Newsfeed: June 15, 2015
Monday, June 15, 2015
Posted by: Laura Brueckner
By TBA Journalism Staff
• Four New Hires at Berkeley Rep
• Theatre Bay Area member Martha Richards Published in American Theatre
• American Theatre Magazine Names New Editor
• Santa Cruz Shakespeare Commits to Gender Parity on Stage for 2015
• Cutting Ball Receives $55K Grant
• SHN Partners with St. Anthony Foundation
• Coastal Rep Partners with Community Groups to Sponsor Dog Adoptions
• Roasting is Such Sweet Sorrow
• CA$H: Spring 2015 Theatre Grantees
• IIE Launches Program to Aid Imperiled Artists
• Oakland Ballet Celebrates 50th Anniversary
• In Memoriam—Christopher Jenkins
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Four New Hires at Berkeley Rep
Berkeley Repertory Theatre has recently filled four central positions in the organization: general manager Theresa Von Klug; director of marketing, communications and patron engagement Polly Winograd Ikonen; associate managing director Sarah Williams; and artistic associate Sarah Rose Leonard.
Von Klug replaces Karen Racanelli, Berkeley Rep’s general manager of 21 years. She hails from New York, with substantial experience in the nonprofit performing arts sector including serving as production manager at New York City Center and as general manager/line producer for Theatre for a New Audience.
Ikonen succeeds Robert Sweibel, now director of marketing and audience engagement at Roundabout Theatre Company in New York; her experience in nonprofit arts marketing includes work for the San Francisco Symphony, San Francisco Museum of Modern Art and the New York Philharmonic.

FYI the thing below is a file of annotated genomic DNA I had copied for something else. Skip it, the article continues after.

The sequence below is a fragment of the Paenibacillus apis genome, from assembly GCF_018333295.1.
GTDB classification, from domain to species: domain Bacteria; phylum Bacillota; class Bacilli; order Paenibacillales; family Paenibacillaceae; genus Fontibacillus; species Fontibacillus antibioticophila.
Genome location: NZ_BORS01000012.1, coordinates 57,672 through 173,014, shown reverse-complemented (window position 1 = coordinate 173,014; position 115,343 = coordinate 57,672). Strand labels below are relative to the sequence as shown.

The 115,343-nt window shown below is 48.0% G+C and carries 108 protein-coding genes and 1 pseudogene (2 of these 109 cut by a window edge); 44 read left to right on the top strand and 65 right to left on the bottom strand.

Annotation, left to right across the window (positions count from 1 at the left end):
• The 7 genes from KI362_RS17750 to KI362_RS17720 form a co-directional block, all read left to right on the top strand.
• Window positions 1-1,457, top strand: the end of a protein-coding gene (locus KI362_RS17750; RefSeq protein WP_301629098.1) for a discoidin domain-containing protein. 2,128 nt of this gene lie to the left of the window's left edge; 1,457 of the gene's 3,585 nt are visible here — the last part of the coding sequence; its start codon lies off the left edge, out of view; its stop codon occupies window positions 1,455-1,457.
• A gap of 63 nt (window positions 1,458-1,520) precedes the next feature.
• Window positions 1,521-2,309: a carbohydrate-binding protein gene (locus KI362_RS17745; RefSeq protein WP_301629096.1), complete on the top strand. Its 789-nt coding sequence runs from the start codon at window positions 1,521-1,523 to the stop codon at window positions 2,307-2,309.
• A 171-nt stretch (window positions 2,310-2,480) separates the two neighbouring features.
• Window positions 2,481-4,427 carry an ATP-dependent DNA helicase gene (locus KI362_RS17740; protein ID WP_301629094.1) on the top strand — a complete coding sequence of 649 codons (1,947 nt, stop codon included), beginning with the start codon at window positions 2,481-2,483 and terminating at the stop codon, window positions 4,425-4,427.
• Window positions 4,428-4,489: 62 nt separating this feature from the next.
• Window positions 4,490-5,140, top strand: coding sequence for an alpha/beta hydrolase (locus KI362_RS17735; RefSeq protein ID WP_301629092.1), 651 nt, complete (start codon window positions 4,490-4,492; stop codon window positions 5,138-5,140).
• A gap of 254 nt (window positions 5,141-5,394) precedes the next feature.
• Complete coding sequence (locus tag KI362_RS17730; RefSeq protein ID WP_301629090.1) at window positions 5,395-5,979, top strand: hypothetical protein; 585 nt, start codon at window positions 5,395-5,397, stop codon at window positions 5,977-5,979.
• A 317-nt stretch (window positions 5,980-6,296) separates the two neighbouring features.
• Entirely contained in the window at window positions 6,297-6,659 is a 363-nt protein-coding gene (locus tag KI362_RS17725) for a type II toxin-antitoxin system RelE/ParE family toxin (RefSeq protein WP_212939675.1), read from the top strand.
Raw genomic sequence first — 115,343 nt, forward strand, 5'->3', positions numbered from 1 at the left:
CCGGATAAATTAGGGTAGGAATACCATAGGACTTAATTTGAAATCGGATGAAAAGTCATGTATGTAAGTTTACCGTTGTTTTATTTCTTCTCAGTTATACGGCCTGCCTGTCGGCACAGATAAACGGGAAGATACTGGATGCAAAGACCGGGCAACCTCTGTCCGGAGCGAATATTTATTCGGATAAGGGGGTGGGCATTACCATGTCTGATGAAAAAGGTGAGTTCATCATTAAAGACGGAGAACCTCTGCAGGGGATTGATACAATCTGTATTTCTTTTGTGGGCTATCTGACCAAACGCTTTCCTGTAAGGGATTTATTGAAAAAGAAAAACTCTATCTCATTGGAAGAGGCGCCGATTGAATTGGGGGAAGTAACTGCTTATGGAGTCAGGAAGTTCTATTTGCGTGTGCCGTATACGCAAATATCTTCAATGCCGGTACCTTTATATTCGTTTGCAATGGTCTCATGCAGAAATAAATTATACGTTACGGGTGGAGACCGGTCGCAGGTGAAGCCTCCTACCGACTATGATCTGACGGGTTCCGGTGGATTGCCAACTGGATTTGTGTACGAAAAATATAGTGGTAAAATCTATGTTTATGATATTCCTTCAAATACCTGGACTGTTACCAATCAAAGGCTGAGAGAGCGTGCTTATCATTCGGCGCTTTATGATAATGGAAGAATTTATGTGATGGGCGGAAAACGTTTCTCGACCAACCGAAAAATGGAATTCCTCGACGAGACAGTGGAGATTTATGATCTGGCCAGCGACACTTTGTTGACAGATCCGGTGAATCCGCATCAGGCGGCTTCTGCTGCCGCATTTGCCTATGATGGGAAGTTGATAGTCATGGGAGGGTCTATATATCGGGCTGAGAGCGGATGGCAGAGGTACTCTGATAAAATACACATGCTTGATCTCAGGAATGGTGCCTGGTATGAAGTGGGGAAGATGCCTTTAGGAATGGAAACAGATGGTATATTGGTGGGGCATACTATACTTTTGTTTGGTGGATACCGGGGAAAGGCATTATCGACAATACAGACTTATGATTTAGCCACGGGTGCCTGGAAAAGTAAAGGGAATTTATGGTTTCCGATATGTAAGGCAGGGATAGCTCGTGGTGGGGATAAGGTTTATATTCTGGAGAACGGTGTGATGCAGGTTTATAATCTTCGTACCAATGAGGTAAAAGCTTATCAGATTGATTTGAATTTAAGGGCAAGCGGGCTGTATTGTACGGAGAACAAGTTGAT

Williams last held the position of associate managing director of Yale Repertory Theatre, with previous experience at Huntington Theatre Company and Boston Symphony Orchestra. She is also on the League of Resident Theatres (LORT) Recruitment Subcommittee, a division of the LORT Diversity Initiative. Williams takes over from Karena Fiorenza Ingersoll, new general manager of Hubbard Street Dance Chicago.
Leonard replaces Mina Morita, now artistic director at Crowded Fire Theater. An alumna of Berkeley Rep’s School of Theatre and the first Teen Council class, Leonard has worked as the literary associate at Signature Theatre, associate agent at AO International and literary resident at Playwrights Horizons.
Theatre Bay Area member Martha Richards Published in American Theatre
American Theatre recently published an article by Martha Richards, TBA member and executive director of WomanArts, on the subject of gender parity. The article, titled “7 Steps for Achieving Gender Parity in the Theatre,” presents an action plan outlining concrete ways to promote gender parity goals.